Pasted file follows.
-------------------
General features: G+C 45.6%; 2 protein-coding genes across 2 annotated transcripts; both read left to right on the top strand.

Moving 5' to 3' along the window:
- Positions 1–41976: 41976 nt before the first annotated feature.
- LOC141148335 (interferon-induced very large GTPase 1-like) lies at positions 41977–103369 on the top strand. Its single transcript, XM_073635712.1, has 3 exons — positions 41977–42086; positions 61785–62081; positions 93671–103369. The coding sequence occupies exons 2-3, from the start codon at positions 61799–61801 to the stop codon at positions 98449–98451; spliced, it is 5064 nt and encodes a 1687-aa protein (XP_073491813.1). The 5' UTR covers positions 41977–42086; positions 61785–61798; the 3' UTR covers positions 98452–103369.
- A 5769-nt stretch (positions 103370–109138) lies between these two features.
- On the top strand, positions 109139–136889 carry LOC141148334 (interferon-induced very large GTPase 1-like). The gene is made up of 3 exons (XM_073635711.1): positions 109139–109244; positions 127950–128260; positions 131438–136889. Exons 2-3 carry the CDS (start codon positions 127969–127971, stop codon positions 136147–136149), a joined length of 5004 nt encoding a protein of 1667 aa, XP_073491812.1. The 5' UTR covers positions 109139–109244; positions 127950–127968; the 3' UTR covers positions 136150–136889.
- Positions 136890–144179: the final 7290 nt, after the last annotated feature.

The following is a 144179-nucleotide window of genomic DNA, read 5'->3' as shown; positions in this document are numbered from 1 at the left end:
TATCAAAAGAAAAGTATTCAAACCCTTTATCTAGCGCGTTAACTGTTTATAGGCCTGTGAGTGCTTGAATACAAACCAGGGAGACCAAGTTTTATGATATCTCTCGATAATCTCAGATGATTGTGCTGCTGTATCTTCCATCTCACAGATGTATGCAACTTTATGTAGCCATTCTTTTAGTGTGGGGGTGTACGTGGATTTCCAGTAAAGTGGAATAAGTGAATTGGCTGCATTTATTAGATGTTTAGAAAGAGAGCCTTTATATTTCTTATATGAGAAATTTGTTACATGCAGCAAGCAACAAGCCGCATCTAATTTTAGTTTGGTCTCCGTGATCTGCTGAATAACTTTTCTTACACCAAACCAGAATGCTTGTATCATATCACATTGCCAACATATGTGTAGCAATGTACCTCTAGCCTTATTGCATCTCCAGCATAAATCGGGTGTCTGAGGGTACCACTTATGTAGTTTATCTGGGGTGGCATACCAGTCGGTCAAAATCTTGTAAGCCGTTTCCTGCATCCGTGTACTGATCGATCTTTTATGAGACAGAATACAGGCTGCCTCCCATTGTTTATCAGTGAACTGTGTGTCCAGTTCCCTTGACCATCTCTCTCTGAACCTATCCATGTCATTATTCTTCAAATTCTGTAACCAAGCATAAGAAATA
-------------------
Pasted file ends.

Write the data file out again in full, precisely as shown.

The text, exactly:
General features: G+C 45.6%; 2 protein-coding genes across 2 annotated transcripts; both read left to right on the top strand.

Moving 5' to 3' along the window:
- Positions 1–41976: 41976 nt before the first annotated feature.
- LOC141148335 (interferon-induced very large GTPase 1-like) lies at positions 41977–103369 on the top strand. Its single transcript, XM_073635712.1, has 3 exons — positions 41977–42086; positions 61785–62081; positions 93671–103369. The coding sequence occupies exons 2-3, from the start codon at positions 61799–61801 to the stop codon at positions 98449–98451; spliced, it is 5064 nt and encodes a 1687-aa protein (XP_073491813.1). The 5' UTR covers positions 41977–42086; positions 61785–61798; the 3' UTR covers positions 98452–103369.
- A 5769-nt stretch (positions 103370–109138) lies between these two features.
- On the top strand, positions 109139–136889 carry LOC141148334 (interferon-induced very large GTPase 1-like). The gene is made up of 3 exons (XM_073635711.1): positions 109139–109244; positions 127950–128260; positions 131438–136889. Exons 2-3 carry the CDS (start codon positions 127969–127971, stop codon positions 136147–136149), a joined length of 5004 nt encoding a protein of 1667 aa, XP_073491812.1. The 5' UTR covers positions 109139–109244; positions 127950–127968; the 3' UTR covers positions 136150–136889.
- Positions 136890–144179: the final 7290 nt, after the last annotated feature.

The following is a 144179-nucleotide window of genomic DNA, read 5'->3' as shown; positions in this document are numbered from 1 at the left end:
TATCAAAAGAAAAGTATTCAAACCCTTTATCTAGCGCGTTAACTGTTTATAGGCCTGTGAGTGCTTGAATACAAACCAGGGAGACCAAGTTTTATGATATCTCTCGATAATCTCAGATGATTGTGCTGCTGTATCTTCCATCTCACAGATGTATGCAACTTTATGTAGCCATTCTTTTAGTGTGGGGGTGTACGTGGATTTCCAGTAAAGTGGAATAAGTGAATTGGCTGCATTTATTAGATGTTTAGAAAGAGAGCCTTTATATTTCTTATATGAGAAATTTGTTACATGCAGCAAGCAACAAGCCGCATCTAATTTTAGTTTGGTCTCCGTGATCTGCTGAATAACTTTTCTTACACCAAACCAGAATGCTTGTATCATATCACATTGCCAACATATGTGTAGCAATGTACCTCTAGCCTTATTGCATCTCCAGCATAAATCGGGTGTCTGAGGGTACCACTTATGTAGTTTATCTGGGGTGGCATACCAGTCGGTCAAAATCTTGTAAGCCGTTTCCTGCATCCGTGTACTGATCGATCTTTTATGAGACAGAATACAGGCTGCCTCCCATTGTTTATCAGTGAACTGTGTGTCCAGTTCCCTTGACCATCTCTCTCTGAACCTATCCATGTCATTATTCTTCAAATTCTGTAACCAAGCATAAGAAATA